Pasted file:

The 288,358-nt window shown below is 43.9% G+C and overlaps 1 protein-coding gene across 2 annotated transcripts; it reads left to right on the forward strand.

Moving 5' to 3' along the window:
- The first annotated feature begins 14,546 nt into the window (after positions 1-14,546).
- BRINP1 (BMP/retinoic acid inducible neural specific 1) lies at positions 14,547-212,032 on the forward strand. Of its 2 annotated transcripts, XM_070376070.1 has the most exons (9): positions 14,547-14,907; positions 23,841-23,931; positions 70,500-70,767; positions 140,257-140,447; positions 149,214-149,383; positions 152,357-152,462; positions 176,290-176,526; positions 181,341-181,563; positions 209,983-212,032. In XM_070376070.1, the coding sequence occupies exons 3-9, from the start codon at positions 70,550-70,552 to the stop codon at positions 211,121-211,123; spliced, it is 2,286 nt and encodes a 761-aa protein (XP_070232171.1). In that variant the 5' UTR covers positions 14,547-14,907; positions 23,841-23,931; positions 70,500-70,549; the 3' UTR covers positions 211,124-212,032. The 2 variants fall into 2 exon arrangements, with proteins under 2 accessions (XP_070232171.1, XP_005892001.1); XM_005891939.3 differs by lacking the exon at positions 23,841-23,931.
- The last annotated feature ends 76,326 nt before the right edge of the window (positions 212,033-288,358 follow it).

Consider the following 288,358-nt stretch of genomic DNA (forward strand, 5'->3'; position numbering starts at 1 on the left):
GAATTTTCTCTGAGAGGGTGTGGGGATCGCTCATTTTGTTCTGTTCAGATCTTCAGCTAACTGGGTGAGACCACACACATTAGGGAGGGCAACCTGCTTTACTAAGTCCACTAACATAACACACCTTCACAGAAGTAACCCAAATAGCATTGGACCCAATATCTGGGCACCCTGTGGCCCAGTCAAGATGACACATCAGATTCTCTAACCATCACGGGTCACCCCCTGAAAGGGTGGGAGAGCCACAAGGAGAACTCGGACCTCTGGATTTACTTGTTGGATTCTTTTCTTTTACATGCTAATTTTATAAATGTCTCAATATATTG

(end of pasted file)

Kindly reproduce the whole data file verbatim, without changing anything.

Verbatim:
The 288,358-nt window shown below is 43.9% G+C and overlaps 1 protein-coding gene across 2 annotated transcripts; it reads left to right on the forward strand.

Moving 5' to 3' along the window:
- The first annotated feature begins 14,546 nt into the window (after positions 1-14,546).
- BRINP1 (BMP/retinoic acid inducible neural specific 1) lies at positions 14,547-212,032 on the forward strand. Of its 2 annotated transcripts, XM_070376070.1 has the most exons (9): positions 14,547-14,907; positions 23,841-23,931; positions 70,500-70,767; positions 140,257-140,447; positions 149,214-149,383; positions 152,357-152,462; positions 176,290-176,526; positions 181,341-181,563; positions 209,983-212,032. In XM_070376070.1, the coding sequence occupies exons 3-9, from the start codon at positions 70,550-70,552 to the stop codon at positions 211,121-211,123; spliced, it is 2,286 nt and encodes a 761-aa protein (XP_070232171.1). In that variant the 5' UTR covers positions 14,547-14,907; positions 23,841-23,931; positions 70,500-70,549; the 3' UTR covers positions 211,124-212,032. The 2 variants fall into 2 exon arrangements, with proteins under 2 accessions (XP_070232171.1, XP_005892001.1); XM_005891939.3 differs by lacking the exon at positions 23,841-23,931.
- The last annotated feature ends 76,326 nt before the right edge of the window (positions 212,033-288,358 follow it).

Consider the following 288,358-nt stretch of genomic DNA (forward strand, 5'->3'; position numbering starts at 1 on the left):
GAATTTTCTCTGAGAGGGTGTGGGGATCGCTCATTTTGTTCTGTTCAGATCTTCAGCTAACTGGGTGAGACCACACACATTAGGGAGGGCAACCTGCTTTACTAAGTCCACTAACATAACACACCTTCACAGAAGTAACCCAAATAGCATTGGACCCAATATCTGGGCACCCTGTGGCCCAGTCAAGATGACACATCAGATTCTCTAACCATCACGGGTCACCCCCTGAAAGGGTGGGAGAGCCACAAGGAGAACTCGGACCTCTGGATTTACTTGTTGGATTCTTTTCTTTTACATGCTAATTTTATAAATGTCTCAATATATTG